3) ‘He’s Written Stuff I’m Not Smart Enough to Consider!’

Matthews of course parroted Robillard’s big scoop on how marriages work. But that’s not all. He also surfed the internet long enough to declare that French’s views do not pass muster with the geniuses over at Vox. A thoughtful piece on women in the military that deviated from the groupthink in the media elite was described as French being “very afraid” of putting women in combat (sigh).

Should French actually run, his nuanced arguments will sail over the heads of a good chunk of our media that are ready at any moment to revert to a “what about your gaffes?” posture with any and all conservative candidates.

Over at The Daily Beast, a staffer went on the gotcha hunt for a few minutes before (pompously!) declaring French a “zero” and a “nobody” whose writings are full of “faux-intellectual pomposity.” An interesting column French wrote on the occasion of Prince’s death about overreaction to pop stars’ deaths was childishly described as “whin(ing) about Americans daring to consider the beloved rocker a ‘hero’.” This despite the fact that the column wasn’t pompous or difficult to understand at all, and French repeatedly praised Prince as a musical genius. It’s so much better to take sides and condemn and play gotcha than to learn from those outside the narrow, rigidly held doctrinal views of the elite media that so many are desperate to conform to, of course.

Perhaps my favorite example was given by Dan Sinker, head of the Knight-Mozilla Open News project. He wrote:

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SIGHHHHHHHHHHHHHHHHHHHHHHHHH.

Yes, you found him out, Dan Sinker. You gotcha’d this guy good! Except, a) you quite obviously didn’t read or in any way engage the argument in the piece, which is that identity politics work as the mirror image of white supremacy, and b) you really picked the wrong guy to play gotcha racism with.

David French is known for writing beautifully on race. The piece above is fine, but his critique of conservative reaction to the Trayvon Martin killing in Commentary stands out as a good example.

Further, I know it’s major news now that mainstream journalists are being harassed with racist and anti-Semitic insults on Twitter for not submitting to Donald Trump, but David French wrote about the alt-right movement all the way back on September 17. In response, his multi-racial family was treated to insults and threats. Nancy French wrote on the experience in The Washington Post on September 18, 2015. “What it’s like to be a white conservative on Twitter when you have a black child” simply must be read. It’s horrifying.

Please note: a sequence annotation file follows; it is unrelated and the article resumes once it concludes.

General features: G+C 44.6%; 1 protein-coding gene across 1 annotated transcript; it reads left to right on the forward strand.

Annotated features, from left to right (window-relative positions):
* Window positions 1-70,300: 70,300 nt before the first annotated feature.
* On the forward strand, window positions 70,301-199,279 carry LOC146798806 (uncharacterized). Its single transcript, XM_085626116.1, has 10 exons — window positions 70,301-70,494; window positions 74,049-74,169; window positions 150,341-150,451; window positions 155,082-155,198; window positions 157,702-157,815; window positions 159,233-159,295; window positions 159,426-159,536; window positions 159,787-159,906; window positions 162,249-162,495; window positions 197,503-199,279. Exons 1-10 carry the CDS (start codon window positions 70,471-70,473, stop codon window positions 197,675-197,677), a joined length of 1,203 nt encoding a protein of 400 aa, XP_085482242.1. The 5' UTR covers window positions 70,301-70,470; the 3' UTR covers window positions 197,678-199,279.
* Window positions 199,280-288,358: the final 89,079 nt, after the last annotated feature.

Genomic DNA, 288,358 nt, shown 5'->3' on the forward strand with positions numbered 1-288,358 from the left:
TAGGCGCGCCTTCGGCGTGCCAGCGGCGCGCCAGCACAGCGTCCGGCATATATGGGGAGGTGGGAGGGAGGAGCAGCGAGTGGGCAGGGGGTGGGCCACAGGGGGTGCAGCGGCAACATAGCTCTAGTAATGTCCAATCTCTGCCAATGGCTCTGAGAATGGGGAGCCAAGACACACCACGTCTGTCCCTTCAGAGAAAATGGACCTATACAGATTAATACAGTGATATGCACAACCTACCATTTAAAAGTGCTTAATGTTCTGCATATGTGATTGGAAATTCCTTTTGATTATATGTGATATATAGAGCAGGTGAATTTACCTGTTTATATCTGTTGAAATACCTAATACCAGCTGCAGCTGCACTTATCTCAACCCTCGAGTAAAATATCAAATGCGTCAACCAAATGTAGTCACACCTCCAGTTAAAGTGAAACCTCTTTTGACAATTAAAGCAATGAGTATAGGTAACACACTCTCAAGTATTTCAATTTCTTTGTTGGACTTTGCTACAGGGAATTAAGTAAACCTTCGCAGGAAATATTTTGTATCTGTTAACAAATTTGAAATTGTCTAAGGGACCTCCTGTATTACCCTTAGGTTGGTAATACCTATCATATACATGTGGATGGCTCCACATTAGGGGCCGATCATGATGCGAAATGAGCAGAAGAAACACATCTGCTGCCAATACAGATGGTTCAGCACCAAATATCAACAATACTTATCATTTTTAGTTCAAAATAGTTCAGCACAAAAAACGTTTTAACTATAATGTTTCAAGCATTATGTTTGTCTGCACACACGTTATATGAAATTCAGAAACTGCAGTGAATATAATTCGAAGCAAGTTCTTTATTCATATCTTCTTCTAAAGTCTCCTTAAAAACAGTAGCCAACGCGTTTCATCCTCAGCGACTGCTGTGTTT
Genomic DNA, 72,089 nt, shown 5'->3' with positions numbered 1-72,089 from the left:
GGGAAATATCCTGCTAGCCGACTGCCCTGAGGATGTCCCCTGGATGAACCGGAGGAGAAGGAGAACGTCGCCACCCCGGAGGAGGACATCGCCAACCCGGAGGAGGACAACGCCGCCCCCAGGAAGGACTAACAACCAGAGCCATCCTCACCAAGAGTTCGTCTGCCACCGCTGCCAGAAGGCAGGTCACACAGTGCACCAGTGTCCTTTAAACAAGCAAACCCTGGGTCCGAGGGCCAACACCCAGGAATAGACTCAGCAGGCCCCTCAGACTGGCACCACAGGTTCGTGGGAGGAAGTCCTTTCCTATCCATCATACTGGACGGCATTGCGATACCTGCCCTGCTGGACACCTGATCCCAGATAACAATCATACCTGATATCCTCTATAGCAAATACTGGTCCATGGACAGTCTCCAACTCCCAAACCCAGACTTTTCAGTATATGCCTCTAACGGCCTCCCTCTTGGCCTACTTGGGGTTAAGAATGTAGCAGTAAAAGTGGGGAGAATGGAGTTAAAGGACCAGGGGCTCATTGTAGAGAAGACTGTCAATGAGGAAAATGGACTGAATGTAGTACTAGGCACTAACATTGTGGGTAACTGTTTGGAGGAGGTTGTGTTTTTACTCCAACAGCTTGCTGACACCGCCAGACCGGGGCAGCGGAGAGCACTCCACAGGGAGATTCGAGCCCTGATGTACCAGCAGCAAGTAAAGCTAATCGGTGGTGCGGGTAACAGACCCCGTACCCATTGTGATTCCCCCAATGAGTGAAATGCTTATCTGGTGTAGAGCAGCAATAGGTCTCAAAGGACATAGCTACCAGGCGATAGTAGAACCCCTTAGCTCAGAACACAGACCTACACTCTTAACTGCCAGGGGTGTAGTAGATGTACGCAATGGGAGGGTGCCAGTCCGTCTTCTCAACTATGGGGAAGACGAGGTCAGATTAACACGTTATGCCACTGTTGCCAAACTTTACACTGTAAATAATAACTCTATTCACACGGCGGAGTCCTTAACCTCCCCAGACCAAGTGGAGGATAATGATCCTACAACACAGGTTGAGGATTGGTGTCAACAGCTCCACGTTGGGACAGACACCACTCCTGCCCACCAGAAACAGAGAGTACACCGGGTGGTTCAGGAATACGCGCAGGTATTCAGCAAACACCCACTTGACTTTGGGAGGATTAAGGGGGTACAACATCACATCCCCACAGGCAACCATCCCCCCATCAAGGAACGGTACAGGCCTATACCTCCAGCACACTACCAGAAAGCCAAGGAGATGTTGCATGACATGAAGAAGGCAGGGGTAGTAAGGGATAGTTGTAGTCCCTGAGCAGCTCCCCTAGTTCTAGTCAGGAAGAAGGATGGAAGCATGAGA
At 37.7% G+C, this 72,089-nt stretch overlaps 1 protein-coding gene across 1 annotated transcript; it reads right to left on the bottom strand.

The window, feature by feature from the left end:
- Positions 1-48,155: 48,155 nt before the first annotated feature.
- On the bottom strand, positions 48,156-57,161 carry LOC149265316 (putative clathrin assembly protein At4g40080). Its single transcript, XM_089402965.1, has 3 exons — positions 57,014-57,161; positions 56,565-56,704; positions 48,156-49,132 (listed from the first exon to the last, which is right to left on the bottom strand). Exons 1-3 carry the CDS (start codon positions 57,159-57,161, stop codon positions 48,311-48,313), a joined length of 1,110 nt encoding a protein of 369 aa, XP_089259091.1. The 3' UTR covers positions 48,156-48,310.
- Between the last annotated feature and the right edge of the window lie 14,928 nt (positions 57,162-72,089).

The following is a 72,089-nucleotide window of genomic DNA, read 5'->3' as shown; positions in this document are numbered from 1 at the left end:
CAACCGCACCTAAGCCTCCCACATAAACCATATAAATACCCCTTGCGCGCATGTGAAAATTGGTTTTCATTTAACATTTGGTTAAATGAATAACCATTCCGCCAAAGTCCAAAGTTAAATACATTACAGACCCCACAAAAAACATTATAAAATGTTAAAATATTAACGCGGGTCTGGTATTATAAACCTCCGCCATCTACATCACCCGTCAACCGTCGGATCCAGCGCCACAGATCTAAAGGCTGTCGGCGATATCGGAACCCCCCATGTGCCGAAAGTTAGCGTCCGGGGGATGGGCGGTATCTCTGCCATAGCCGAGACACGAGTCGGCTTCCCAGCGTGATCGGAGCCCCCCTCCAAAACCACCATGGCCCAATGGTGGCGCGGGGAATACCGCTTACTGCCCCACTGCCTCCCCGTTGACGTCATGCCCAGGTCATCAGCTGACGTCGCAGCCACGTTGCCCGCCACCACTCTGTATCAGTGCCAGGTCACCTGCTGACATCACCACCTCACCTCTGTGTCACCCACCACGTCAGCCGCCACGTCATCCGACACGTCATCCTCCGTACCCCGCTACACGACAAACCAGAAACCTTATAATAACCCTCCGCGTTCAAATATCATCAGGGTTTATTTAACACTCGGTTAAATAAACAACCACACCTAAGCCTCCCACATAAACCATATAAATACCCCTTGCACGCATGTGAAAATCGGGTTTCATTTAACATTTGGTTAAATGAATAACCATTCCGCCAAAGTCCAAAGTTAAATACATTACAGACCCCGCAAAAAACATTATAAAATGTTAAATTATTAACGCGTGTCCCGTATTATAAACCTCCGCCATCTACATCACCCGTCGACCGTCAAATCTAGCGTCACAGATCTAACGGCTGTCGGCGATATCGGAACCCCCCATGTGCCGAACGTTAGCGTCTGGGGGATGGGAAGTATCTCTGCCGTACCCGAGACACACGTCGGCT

French hasn’t committed federal crimes. He’s not facing litigation over fraudulent businesses. He’s not thrice married or in a dysfunctional relationship. He has a coherent political philosophy and is an outsider in every sense. Perhaps most importantly for our purposes, he has not declared a candidacy. Of course the insecure and juvenile Twitter and journalism mobs (but I repeat myself) can’t handle thoughtful engagement with such a man. Far easier for many of them to mock in an effort to feel better about themselves and their failing moral and intellectual frameworks.

Should David French run for office, it’s fine to apply some of that famous scrutiny and toughness that our hard-hitting media have applied to professional politicians such as Barack Obama and Hillary Clinton or long-time public figures such as Donald Trump. Until such time, the above reactions are a sad testament to a journalism profession designed to yield low-quality candidates such as Trump and Clinton.

Mollie Ziegler Hemingway is a senior editor at The Federalist. She is Senior Journalism Fellow at Hillsdale College and a Fox News contributor. Follow her on Twitter at @mzhemingway
Photo By Gage Skidmore